In contrast an industrial pig is often kept on bare concrete – and that’s it. In some industrial farms they are in multiple layers, one layer on top of the next, to really maximise livestock fattening per metre squared. They cannot even turn around, and once piglets are born they are kept in farrowing crates designed to prevent the mothers crushing their offspring to death in the small space they are forced to live in. Our piglets run outdoors with their mothers in family groups until they are naturally weaned, before joining bigger outdoor herds, still in their family groups at around two months old. We castrate our male piglets, as otherwise there would be fighting between young boars, and it also allows us to grow them on long and slow without risking aggression in the herd due to excess testosterone. We have no need for teeth clipping or tail docking – all practices that are routine in intensive farming systems as frustrated, bored animals seek any kind of stimulation.

 

The Food

Domestic pigs originate from wild boar, a woodland and riverside dwelling animal with an omnivorous diet. Their natural drive is to rootle and snuffle through soil and undergrowth to turn up grubs, leaves, nuts, roots, insects and feast on flowers. It’s when they seem truly happy to us, gently grunting with what seems like pleasure as they seek tasty morsels. At Pipers Farm all of our pigs are reared on as natural a diet as is practical to achieve. They spend eight weeks on their mother’s milk, benefiting from the natural immunity it provides for far longer than is standard practice. Once weaned they are rotated across our farms, through pastures and leys where they graze and root through the grasses and herbs, around wooded areas where they seek out acorns and hazelnuts, through cider orchards where they feast on windfall apples, then on to fodder crops in the winter such as beet, kale and turnips. Here they root up and eat the crops straight from the earth, and it never ceases to amaze us how efficient they are at clearing a field – there is no food wasted here! They are also given a straightforward cereal mix at certain points to make sure they get the nutrition they need at key point s of development.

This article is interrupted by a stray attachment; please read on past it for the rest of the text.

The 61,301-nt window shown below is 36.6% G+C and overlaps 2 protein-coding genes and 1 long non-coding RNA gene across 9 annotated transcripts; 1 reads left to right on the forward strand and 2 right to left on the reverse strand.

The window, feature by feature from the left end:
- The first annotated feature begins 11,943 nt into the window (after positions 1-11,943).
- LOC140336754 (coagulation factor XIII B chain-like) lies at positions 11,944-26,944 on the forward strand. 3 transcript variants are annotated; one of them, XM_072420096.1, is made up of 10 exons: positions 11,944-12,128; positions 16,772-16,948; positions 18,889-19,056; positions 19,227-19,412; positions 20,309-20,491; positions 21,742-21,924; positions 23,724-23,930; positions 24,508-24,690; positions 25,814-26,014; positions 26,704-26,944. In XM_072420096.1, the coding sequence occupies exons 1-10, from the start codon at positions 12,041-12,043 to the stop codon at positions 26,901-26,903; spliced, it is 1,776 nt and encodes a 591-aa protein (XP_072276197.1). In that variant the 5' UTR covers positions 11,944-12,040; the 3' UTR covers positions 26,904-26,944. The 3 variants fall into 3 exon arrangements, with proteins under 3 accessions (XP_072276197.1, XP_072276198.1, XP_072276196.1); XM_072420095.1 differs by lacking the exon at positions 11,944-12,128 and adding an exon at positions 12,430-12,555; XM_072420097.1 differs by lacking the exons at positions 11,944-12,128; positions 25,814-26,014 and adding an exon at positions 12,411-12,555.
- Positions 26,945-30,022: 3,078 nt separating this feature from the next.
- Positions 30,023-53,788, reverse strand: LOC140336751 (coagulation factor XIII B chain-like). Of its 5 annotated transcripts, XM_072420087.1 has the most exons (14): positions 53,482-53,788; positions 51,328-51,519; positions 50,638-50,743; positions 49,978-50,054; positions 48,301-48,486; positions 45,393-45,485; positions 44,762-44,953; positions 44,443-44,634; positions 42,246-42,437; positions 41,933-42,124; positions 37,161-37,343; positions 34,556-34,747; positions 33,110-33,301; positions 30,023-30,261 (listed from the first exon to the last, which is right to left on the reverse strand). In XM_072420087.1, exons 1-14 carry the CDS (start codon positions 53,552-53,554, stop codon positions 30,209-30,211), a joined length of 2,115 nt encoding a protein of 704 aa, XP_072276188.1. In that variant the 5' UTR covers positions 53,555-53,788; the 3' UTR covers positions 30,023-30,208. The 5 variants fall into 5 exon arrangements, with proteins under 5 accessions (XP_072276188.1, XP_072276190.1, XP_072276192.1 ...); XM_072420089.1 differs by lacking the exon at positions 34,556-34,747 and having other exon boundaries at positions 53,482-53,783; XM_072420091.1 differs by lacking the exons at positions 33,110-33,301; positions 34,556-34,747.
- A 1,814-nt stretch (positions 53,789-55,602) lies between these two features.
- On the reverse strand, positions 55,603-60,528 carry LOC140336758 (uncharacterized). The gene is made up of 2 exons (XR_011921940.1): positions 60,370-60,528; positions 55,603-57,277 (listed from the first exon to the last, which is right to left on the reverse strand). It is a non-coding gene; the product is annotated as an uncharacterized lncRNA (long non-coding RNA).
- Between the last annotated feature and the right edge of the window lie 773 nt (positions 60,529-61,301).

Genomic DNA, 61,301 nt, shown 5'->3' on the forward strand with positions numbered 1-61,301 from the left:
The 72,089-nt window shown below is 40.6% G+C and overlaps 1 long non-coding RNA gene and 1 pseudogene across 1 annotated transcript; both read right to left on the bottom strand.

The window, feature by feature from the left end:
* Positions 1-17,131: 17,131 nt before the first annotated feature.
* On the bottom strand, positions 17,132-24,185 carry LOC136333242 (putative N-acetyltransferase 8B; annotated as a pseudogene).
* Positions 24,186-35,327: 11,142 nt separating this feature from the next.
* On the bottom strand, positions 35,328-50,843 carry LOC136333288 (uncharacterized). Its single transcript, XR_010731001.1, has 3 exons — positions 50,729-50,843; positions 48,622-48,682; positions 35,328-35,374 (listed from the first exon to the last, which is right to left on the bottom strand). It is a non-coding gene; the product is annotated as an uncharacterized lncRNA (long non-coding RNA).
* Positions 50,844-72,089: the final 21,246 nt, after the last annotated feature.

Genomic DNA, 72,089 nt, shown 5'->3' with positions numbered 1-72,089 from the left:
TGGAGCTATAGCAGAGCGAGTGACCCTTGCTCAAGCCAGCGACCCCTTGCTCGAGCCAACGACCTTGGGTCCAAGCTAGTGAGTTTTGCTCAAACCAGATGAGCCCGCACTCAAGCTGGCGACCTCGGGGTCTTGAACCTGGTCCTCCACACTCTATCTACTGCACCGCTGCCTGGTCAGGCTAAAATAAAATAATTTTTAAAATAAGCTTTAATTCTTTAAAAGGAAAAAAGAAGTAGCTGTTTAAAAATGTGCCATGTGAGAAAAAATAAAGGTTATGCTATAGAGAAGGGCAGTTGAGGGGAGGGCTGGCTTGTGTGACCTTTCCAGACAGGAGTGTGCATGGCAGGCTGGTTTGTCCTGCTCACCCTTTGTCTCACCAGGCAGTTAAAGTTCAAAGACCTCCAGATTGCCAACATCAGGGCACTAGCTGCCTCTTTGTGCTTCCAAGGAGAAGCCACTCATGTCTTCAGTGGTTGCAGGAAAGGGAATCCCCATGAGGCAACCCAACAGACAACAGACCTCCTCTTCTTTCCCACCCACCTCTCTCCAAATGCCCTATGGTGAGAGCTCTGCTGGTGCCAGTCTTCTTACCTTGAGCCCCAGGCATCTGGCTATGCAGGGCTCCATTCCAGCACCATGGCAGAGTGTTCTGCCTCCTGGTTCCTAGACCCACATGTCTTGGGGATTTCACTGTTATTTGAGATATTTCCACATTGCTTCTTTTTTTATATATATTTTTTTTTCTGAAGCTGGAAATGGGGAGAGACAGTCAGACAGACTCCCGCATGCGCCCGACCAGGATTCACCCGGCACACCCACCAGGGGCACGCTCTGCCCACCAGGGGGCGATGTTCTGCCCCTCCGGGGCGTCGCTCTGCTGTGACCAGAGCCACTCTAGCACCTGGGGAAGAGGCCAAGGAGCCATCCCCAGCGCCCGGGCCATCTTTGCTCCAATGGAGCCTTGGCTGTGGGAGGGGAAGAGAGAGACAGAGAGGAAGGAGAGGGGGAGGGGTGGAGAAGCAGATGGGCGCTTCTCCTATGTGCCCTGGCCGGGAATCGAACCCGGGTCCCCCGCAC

An industrial pig however does not get anything near such a diet. Instead it is a high-energy, ultra-processed feed that is engineered for fast growth and that’s it. Soy and corn feature heavily, alongside additional minerals and vitamins, all pressed into grey pellets delivered to each animal in a rationed portion.  

 

The End

Industrial pig slaughtering is all about speed and volume, where the success marker is how many pigs are put through per hour. In contrast, the respect with which we treat our pigs runs all the way through to slaughter. We work closely with a family-run abattoir less than twenty minutes away from the farm, and move the pigs in small batches so the animals are kept as calm as possible throughout and stress is minimised. Herds are not mixed with those they don’t know, which can prompt fighting and high stress levels. After slaughter we hang our pork for three weeks and are perhaps one of the last places in the UK to do so. We do this as it produces an exceptional flavour and superior quality of meat that does not shrink disproportionally when cooked.

As farming becomes more intense, we become all the more committed to our exceptionally high standards of farming, that put animal welfare and sustainability front and centre.

Explore our properly free-range pork collection here, or read more about the life of a Pipers Farm pig here.

 

Pipers Farm Saddleback Pigs from Pipers Farm on Vimeo.